Before this weekend, there were only two women figure skaters in the world who had successfully landed a triple axel in Olympic competition: Japanese skaters Midori Ito (in 1992) and Mao Asada (in 2010 and 2014). But now there’s a new name on that very short list: At the 2018 Winter Olympics in Pyeongchang, South Korea, American skater Mirai Nagasu made history by becoming the third woman ever — and the first American woman ever — to land a triple axel at the Olympics.
Nagasu landed the jump during the opening jumping pass of her free skate in the figure skating team competition, which took place Sunday night (morning/early afternoon in South Korea). Her performance helped the American team win the bronze medal. (The gold medal went to Canada, with Russia — a.k.a. OAR, or the Olympic Athletes from Russia — taking the silver.)
Out of the six jumps recognized in competitive figure skating, the axel is considered the most difficult because its forward-facing takeoff means it requires a skater to complete three and a half revolutions before landing, whereas all the other jumps require only three revolutions. Here’s Nagasu’s Olympic triple axel slowed down:
As seen in the GIF above, Nagasu completed those three and a half revolutions without under-rotating and landed the jump pretty cleanly. But according to the judges, there was still some room for improvement — possibly in the smoothness and flow of her landing.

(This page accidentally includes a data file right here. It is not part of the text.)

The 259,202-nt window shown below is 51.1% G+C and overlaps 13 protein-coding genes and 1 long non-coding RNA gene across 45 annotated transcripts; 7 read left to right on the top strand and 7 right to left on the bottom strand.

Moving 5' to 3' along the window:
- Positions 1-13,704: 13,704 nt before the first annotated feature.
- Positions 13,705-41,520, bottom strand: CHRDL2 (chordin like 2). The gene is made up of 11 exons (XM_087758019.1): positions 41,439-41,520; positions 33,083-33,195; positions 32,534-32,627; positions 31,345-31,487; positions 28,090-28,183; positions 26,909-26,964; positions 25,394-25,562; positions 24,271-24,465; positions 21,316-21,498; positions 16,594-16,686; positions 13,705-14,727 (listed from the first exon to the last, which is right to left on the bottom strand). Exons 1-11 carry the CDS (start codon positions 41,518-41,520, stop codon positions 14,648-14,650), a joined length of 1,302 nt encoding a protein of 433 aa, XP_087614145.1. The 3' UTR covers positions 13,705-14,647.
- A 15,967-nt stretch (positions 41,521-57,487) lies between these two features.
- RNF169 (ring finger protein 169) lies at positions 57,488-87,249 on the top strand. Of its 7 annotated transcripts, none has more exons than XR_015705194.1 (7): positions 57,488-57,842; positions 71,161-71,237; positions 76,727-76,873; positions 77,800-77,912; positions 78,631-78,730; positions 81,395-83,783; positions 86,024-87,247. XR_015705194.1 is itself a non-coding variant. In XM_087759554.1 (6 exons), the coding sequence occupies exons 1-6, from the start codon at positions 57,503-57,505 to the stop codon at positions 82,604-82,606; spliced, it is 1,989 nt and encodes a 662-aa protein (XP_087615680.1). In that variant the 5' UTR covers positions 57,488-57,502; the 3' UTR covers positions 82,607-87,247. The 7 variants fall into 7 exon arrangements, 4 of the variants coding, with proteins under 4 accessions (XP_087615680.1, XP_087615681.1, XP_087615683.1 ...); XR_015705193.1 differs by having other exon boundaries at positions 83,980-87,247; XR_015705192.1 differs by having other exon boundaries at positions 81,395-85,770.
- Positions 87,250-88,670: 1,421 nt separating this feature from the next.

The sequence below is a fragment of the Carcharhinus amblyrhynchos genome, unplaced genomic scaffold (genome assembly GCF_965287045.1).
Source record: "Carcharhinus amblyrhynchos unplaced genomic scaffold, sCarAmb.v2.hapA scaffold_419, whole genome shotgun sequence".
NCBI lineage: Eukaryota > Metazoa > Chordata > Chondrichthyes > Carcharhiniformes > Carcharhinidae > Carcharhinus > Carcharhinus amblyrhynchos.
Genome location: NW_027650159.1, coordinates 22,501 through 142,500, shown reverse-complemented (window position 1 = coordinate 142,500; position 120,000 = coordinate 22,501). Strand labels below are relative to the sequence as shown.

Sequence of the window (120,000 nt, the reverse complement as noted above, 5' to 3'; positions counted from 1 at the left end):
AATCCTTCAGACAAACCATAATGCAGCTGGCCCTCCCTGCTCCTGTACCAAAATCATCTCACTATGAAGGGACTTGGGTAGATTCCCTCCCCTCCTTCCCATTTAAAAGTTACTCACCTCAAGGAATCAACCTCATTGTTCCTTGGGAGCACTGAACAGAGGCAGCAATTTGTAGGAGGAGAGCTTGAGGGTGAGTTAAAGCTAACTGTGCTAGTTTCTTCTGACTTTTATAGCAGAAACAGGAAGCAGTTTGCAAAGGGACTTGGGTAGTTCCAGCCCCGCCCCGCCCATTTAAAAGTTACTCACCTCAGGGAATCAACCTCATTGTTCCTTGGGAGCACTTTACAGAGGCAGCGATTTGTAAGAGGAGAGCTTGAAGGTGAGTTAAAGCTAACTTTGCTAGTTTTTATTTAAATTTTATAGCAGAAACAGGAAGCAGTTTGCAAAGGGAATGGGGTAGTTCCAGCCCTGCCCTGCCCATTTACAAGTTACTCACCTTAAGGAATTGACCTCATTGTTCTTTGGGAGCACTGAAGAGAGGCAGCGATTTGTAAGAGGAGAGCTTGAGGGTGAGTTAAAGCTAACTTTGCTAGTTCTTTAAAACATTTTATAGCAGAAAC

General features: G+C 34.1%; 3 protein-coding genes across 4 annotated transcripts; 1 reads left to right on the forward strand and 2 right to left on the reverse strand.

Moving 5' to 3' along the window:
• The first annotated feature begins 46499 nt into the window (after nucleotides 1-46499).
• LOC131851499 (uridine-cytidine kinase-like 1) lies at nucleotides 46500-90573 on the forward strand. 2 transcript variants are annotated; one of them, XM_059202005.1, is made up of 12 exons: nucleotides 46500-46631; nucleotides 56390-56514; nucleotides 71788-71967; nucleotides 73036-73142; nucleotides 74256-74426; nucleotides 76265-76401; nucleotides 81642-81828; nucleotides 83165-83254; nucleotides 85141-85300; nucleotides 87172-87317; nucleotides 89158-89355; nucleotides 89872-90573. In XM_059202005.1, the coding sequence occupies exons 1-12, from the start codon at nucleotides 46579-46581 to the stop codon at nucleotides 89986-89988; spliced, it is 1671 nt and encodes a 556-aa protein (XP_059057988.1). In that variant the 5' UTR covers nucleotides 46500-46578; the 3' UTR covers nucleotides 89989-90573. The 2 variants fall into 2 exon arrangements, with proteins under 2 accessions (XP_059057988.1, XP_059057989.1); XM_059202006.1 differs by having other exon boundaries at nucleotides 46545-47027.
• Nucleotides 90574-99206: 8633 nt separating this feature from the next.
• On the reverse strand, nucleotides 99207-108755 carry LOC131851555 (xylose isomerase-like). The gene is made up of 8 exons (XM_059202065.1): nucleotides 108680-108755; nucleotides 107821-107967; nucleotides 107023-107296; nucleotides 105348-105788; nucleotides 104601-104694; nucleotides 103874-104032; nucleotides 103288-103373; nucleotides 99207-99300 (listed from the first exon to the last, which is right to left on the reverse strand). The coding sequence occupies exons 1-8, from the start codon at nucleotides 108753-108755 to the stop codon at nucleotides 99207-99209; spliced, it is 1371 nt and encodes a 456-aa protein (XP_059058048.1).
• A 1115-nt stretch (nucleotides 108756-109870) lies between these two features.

Triple axels have a base value of 8.5 points in figure skating, but Nagasu earned 10.07 points for the jump, meaning she received an extra 1.57 points (out of three) on her grade of execution score, which reflects how well judges believed she performed the jump:
The triple axel is a rarity in women’s figure skating, specifically because its extra half rotation makes the jump more difficult. While it’s much more common for male skaters to perform triple axels, that extra half rotation is also the reason no one has ever landed a quadruple axel in competition.
For Nagasu, hitting the axel and helping the US take home the bronze medal is the first step in her Olympic comeback after not competing at the 2014 Winter Olympics in Sochi. Heading into Sochi, she was left off the US Olympic figure skating team when she was passed over for Ashley Wagner, whom she placed ahead of at the US Figure Skating Championships. Nagasu, who placed fourth at the Vancouver Olympics in 2010, then added the triple axel to her arsenal to make her program more competitive and get back on the Olympic team.
Nagasu will next compete in the Olympic individual women’s figure skating event on February 21.